The government has shelved all vehicle purchases and cut back on hospitality and travel costs, in a fresh round of belt-tightening announced on Sunday to save around Tk32,000 crore in FY2022-23.
The measure has also slashed budget for stationery and furniture, and cancelled the honorarium for evaluation committee members for development works as a fresh round of austerity measures, Finance Division officials said.
According to two separate circulars of the Finance Division, the spending trimming will not only be applicable for public offices but also for semi-governmental offices, autonomous bodies, state-owned enterprises, statutory entities, state-owned companies and financial institutions.
The money flow to development works has also been readjusted, according to the circulars, as projects in this year's Annual Development Programme (ADP) have been categorised.
Projects with the "A" label will see the allocation unchanged, while "B" category works will have a 25% cut in government funding. There will be no allocation for the "C" category schemes.
"The measures will ensure the best value for money," said the Finance Division referring the belt-tightening order to the Prime Minister's Office.
During the pandemic, the government adopted the first round of belt-tightening that saved Tk45,000 crore in the FY2020-21. As the pandemic waned, causing the economy to reboot in the FY22, the authorities loosened the grip on the wallet – lifting ban on official tours abroad and releasing 50% fund for car purchase.
A series of adverse international developments in early-2022 coupled with mounting import bills, widening trade deficit and current account balance, and increasing subsidies for fuel and fertilisers jeopardised the Covid recovery.
Finance Division officials said the second round of belt-tightening is going to be tougher than the Covid times as concerns grow over a long-term recession in the USA and Europe.
Economists have appreciated the measures, and renewed their calls against project anomalies.
Former finance secretary Mahbub Ahmed told The Business Standard that the measures have been very realistic to achieve the challenges and targets identified by the government in the FY2022-23 budget.
"The main target of the budget is to tame inflation and reduce domestic demand. The monetary policy announced by the Bangladesh Bank has also been tightened for the same purpose. Considering these aspects, the austerity measures of the finance ministry are very positive," he added.
Mentioning there are no alternatives but to trim the public spending now, Centre for Policy Dialogue (CPD) Distinguished Fellow Prof Mustafizur Rahman called for ensuring good governance and adopting zero tolerance against corruption.
He also advocated for utilising skills for development projects efficiently, uninterrupted money flow to priority projects, continuous efforts for low-cost foreign loans and banning import of unnecessary items.
In the budget for the current fiscal year, Tk8,060 crore has been allocated for the purchase of vehicles, vessels and aircraft, which will be fully saved, said Finance Division officials.
Besides, Tk4,900 crore has been allocated for professional services, honorarium and special expenses. Development work evaluation committee members used to get the honorarium from the fund.
There is an allocation of Tk10,026 crore in the current fiscal year for administrative expenditure including hospitality and entertainment costs. Ministries will be allowed to spend 50% of the total allocation.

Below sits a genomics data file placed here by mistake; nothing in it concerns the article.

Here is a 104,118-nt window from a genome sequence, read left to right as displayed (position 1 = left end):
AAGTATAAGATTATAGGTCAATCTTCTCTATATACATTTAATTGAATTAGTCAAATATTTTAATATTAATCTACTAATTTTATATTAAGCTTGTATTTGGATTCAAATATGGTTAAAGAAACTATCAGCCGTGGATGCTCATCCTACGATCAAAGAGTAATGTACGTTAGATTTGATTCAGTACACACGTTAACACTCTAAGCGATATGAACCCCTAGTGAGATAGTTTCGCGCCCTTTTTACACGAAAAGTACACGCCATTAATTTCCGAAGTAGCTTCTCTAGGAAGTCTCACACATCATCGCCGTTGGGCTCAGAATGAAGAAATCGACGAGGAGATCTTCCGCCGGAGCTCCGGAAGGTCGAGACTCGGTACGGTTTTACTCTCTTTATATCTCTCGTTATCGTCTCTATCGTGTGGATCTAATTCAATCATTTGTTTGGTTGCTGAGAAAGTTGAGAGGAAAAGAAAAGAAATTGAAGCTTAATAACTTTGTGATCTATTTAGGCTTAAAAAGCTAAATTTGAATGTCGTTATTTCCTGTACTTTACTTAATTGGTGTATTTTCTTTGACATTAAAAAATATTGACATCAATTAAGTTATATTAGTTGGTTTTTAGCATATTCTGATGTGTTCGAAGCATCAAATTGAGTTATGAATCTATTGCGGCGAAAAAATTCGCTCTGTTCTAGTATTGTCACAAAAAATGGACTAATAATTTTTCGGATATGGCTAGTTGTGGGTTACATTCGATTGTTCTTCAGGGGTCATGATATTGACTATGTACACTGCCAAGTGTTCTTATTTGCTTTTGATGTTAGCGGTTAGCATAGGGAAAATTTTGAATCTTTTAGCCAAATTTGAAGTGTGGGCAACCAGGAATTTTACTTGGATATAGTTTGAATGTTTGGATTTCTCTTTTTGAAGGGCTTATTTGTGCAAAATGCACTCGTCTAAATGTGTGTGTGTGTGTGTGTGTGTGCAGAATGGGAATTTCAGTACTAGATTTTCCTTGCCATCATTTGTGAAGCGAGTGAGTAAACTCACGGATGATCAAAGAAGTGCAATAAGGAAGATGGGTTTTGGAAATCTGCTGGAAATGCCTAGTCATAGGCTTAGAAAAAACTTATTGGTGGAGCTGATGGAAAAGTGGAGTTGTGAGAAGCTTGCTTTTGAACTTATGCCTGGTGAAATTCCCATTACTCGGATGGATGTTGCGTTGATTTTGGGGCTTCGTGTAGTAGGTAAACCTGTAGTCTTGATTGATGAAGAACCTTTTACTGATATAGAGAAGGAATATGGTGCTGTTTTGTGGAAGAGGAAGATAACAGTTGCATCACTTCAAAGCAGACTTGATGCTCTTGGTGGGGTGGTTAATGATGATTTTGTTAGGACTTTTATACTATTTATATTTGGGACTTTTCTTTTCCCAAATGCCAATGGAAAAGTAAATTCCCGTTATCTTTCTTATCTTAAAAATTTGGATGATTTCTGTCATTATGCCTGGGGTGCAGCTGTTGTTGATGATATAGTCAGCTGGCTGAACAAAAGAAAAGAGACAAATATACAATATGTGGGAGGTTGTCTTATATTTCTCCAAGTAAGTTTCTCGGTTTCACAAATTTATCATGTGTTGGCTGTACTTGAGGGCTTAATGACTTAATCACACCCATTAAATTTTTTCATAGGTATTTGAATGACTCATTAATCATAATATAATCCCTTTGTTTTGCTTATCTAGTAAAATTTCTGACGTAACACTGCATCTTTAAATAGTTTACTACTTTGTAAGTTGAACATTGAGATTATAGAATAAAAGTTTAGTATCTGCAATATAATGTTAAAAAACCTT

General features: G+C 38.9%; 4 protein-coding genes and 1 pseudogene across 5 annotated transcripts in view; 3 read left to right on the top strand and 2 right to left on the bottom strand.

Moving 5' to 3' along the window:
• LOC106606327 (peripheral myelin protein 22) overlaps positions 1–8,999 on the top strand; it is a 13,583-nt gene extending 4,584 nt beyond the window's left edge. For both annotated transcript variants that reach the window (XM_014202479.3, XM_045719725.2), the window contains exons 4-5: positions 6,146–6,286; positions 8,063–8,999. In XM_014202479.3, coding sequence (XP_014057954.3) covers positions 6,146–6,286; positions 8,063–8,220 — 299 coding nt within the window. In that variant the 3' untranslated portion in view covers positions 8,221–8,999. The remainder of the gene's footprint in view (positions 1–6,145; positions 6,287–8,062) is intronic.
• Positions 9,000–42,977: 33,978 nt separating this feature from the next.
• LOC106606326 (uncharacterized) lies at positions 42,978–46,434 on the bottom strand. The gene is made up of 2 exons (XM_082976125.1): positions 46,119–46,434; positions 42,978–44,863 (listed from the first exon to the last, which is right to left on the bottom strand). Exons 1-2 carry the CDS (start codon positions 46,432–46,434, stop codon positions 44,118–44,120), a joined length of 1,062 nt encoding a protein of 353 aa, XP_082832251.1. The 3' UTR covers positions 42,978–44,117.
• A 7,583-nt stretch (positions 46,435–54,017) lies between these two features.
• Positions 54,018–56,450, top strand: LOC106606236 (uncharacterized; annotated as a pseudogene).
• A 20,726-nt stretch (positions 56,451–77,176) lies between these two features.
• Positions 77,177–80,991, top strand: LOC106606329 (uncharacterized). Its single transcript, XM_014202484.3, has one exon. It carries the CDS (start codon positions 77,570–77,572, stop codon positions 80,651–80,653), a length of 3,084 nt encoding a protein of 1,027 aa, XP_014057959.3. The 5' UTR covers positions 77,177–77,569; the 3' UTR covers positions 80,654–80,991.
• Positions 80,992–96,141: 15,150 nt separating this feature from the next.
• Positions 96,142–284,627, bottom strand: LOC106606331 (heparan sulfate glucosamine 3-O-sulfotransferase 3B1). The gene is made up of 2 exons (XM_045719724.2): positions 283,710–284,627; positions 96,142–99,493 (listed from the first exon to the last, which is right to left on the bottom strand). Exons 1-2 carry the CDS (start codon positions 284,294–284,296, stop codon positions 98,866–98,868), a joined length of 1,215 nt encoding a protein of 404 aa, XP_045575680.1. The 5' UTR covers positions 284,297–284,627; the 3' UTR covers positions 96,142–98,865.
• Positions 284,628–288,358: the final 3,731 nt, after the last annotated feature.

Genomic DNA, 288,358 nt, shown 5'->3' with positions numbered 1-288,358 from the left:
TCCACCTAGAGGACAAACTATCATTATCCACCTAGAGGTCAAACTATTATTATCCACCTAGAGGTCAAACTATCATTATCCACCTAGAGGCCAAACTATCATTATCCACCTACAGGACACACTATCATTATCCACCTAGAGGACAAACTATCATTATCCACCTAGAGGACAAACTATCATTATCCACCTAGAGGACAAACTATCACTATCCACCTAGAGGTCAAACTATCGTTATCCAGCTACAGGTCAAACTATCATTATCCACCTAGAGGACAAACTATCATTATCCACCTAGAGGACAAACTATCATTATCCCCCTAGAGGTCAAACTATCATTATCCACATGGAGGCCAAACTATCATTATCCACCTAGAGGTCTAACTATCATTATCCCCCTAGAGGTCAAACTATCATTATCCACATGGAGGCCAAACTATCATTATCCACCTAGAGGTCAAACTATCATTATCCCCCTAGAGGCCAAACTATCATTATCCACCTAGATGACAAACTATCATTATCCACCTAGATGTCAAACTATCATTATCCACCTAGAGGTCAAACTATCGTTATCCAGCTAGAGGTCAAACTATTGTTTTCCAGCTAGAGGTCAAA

The allocated for travel and transfer in the current fiscal year is Tk2,167 crore. The government will save 50% of it. Similarly, 50% of Tk2,403 crore allocation for printing and stationery items will be saved.
The allocation for computer and accessories purchases is Tk2,238 crore, while for electrical equipment and furniture purchases is Tk15,857 crore. The government will save half of the money from these two sectors.
The total allocation for training programmes within the country is Tk4,904 crore. The ministries will be allowed to spend half of it.
Ensuring best value for money
Mega-projects, foreign funded projects, projects that will complete this year, and projects related to agriculture, food security, power and energy have been categorised in the "A" level.
In other words, 100% of the budget allocated for these projects can be spent. The number of such projects is more than 700, according to Finance Division officials.
"The government is pushing for the implementation of projects that will be completed in the current fiscal year, including the mega-projects, to ensure best value for money in tackling the global economic crisis. The economic returns from these projects will be useful in dealing with the crisis," a Finance Division official told The Business Standard.
According to the Finance Division officials, out of 1,487 projects that got budget allocation in the current fiscal year, 280 projects will be completed this year. Besides, 295 projects have foreign funding.
There are 150 projects related to agriculture and 66 projects related to power and energy. These works have been placed in the "A" category.
Officials said more than 500 projects have been placed in the "B" category. These projects will be allowed to spend 75% of the allocated government funds.
"Projects that will continue for the next two to three years and a bit slowed down implementation will not have any adverse effect on the economy, have been placed in the 'B' category by the PMO," a Finance Division official said.
In the "C" category, there are around 150 projects. There are 11 projects under the Prime Minister's Office that got allocation in the current budget. Of these, 6 are in the "A" category and 5 are in the "B" category.